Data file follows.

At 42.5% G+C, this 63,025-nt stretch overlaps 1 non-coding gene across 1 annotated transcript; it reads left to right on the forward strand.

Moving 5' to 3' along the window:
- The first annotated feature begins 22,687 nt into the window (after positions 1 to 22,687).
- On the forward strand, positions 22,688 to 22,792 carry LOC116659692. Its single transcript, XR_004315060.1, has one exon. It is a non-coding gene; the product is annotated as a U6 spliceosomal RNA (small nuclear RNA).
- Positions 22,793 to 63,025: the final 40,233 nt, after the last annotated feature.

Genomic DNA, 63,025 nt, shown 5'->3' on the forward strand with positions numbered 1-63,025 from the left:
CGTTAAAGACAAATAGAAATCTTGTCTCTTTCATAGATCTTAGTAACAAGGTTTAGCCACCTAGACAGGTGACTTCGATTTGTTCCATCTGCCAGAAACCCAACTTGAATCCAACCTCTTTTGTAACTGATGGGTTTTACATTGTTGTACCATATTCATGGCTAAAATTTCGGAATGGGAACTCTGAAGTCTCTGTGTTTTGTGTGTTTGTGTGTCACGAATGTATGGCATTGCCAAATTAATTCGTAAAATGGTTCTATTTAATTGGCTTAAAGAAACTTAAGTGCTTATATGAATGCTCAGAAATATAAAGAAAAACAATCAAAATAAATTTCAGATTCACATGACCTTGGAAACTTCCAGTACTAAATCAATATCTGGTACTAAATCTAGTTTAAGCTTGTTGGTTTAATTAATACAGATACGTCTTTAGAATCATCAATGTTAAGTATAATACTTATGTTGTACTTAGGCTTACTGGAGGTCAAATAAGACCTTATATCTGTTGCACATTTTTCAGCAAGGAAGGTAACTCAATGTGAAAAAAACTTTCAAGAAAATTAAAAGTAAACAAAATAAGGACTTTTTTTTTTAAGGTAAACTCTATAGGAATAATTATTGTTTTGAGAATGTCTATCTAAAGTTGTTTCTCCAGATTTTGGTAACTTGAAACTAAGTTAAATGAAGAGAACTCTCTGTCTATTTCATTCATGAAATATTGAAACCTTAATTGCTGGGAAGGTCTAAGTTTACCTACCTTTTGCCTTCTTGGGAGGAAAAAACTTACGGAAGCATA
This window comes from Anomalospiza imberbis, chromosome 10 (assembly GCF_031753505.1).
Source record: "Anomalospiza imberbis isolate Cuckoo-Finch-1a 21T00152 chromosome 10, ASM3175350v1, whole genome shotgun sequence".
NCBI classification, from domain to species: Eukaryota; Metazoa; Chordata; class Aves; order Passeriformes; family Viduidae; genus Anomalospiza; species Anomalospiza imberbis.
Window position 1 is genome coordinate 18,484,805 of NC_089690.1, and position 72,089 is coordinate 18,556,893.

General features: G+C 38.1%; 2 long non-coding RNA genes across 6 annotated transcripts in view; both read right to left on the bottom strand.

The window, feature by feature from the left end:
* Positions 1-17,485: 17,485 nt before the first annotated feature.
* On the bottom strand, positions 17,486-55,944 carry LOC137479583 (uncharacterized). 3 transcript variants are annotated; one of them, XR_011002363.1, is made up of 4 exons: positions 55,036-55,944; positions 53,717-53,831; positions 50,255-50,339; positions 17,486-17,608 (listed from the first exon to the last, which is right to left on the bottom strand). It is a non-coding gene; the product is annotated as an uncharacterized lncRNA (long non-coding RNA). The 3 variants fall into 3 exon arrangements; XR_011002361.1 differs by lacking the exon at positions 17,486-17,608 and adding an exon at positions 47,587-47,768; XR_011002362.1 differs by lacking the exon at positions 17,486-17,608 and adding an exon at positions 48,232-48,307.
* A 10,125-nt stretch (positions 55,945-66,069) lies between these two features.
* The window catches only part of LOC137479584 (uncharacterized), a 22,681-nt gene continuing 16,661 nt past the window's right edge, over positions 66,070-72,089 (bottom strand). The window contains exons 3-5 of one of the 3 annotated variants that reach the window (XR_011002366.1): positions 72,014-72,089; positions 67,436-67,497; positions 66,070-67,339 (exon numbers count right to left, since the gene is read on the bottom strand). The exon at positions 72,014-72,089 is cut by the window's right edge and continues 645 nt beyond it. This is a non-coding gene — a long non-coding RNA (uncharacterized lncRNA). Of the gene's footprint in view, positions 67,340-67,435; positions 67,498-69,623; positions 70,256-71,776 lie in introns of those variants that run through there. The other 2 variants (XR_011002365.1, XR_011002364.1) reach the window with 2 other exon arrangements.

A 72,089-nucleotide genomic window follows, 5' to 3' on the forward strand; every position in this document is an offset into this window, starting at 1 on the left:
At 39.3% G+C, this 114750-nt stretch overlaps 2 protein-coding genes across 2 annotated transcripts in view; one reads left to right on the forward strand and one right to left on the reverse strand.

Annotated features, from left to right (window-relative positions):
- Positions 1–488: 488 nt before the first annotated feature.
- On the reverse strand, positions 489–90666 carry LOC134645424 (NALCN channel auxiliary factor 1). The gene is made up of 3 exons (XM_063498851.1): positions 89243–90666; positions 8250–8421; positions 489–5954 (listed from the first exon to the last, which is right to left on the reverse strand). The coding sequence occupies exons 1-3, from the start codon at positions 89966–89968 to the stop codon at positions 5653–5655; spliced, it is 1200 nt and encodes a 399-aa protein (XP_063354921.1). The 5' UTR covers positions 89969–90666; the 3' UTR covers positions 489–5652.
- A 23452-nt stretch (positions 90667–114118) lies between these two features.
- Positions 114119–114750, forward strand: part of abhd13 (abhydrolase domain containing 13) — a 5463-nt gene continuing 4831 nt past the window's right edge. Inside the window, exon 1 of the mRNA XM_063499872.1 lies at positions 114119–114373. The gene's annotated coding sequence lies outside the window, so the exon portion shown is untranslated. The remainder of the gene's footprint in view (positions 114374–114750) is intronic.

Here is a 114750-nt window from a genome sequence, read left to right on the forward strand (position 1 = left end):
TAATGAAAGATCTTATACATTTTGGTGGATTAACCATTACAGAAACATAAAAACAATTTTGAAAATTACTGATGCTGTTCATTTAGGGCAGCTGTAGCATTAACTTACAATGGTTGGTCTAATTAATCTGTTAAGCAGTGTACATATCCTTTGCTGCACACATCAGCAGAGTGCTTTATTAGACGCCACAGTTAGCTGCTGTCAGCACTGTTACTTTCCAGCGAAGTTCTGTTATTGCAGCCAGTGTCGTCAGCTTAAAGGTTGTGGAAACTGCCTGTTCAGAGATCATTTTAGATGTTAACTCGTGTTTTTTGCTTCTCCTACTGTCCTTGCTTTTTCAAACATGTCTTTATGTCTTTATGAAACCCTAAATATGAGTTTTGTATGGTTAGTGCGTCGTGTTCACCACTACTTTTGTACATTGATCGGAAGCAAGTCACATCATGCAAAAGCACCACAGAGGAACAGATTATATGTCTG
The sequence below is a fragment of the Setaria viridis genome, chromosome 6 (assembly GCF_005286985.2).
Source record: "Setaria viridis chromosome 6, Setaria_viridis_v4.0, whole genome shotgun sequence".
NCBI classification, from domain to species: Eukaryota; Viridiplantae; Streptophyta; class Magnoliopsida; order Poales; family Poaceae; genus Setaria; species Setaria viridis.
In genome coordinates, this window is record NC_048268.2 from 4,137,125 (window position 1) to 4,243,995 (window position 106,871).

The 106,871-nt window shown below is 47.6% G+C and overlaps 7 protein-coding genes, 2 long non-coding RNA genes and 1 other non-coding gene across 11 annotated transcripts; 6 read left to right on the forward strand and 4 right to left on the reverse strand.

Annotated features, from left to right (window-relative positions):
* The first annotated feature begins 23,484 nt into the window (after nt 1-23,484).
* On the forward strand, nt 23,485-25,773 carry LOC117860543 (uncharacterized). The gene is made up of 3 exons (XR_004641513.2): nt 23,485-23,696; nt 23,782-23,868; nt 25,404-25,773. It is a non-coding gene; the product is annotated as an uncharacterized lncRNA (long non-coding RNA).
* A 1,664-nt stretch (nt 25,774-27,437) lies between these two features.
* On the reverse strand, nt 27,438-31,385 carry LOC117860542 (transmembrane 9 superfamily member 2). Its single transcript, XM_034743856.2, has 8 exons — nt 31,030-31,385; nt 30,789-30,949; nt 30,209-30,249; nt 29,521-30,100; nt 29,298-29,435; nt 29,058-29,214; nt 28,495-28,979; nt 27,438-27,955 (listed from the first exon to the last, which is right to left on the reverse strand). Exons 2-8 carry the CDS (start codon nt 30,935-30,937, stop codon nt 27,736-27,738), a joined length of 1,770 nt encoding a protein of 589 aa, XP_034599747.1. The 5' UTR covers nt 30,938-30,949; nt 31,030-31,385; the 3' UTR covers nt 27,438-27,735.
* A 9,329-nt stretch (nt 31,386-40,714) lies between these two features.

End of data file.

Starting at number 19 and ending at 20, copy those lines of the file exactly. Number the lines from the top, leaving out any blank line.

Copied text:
At 39.3% G+C, this 114750-nt stretch overlaps 2 protein-coding genes across 2 annotated transcripts in view; one reads left to right on the forward strand and one right to left on the reverse strand.

Annotated features, from left to right (window-relative positions):